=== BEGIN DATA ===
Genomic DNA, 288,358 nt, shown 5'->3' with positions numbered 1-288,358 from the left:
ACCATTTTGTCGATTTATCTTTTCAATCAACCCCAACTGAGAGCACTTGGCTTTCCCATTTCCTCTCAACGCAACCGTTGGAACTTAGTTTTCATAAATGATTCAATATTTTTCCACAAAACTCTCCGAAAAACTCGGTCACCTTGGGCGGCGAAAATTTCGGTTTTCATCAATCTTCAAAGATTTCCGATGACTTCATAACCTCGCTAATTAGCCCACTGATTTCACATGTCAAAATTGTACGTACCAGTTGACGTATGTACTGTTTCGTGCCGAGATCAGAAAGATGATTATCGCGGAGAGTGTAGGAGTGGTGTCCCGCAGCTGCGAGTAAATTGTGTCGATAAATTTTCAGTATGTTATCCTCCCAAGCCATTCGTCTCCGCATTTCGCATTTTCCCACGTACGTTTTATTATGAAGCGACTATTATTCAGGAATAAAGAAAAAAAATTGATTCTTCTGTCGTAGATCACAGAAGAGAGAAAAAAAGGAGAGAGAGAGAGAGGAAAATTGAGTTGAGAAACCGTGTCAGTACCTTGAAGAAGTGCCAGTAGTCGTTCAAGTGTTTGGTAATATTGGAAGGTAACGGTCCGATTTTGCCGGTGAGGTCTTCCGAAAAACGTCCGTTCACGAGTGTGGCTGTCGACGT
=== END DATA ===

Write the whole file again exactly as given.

Genomic DNA, 288,358 nt, shown 5'->3' with positions numbered 1-288,358 from the left:
ACCATTTTGTCGATTTATCTTTTCAATCAACCCCAACTGAGAGCACTTGGCTTTCCCATTTCCTCTCAACGCAACCGTTGGAACTTAGTTTTCATAAATGATTCAATATTTTTCCACAAAACTCTCCGAAAAACTCGGTCACCTTGGGCGGCGAAAATTTCGGTTTTCATCAATCTTCAAAGATTTCCGATGACTTCATAACCTCGCTAATTAGCCCACTGATTTCACATGTCAAAATTGTACGTACCAGTTGACGTATGTACTGTTTCGTGCCGAGATCAGAAAGATGATTATCGCGGAGAGTGTAGGAGTGGTGTCCCGCAGCTGCGAGTAAATTGTGTCGATAAATTTTCAGTATGTTATCCTCCCAAGCCATTCGTCTCCGCATTTCGCATTTTCCCACGTACGTTTTATTATGAAGCGACTATTATTCAGGAATAAAGAAAAAAAATTGATTCTTCTGTCGTAGATCACAGAAGAGAGAAAAAAAGGAGAGAGAGAGAGAGGAAAATTGAGTTGAGAAACCGTGTCAGTACCTTGAAGAAGTGCCAGTAGTCGTTCAAGTGTTTGGTAATATTGGAAGGTAACGGTCCGATTTTGCCGGTGAGGTCTTCCGAAAAACGTCCGTTCACGAGTGTGGCTGTCGACGT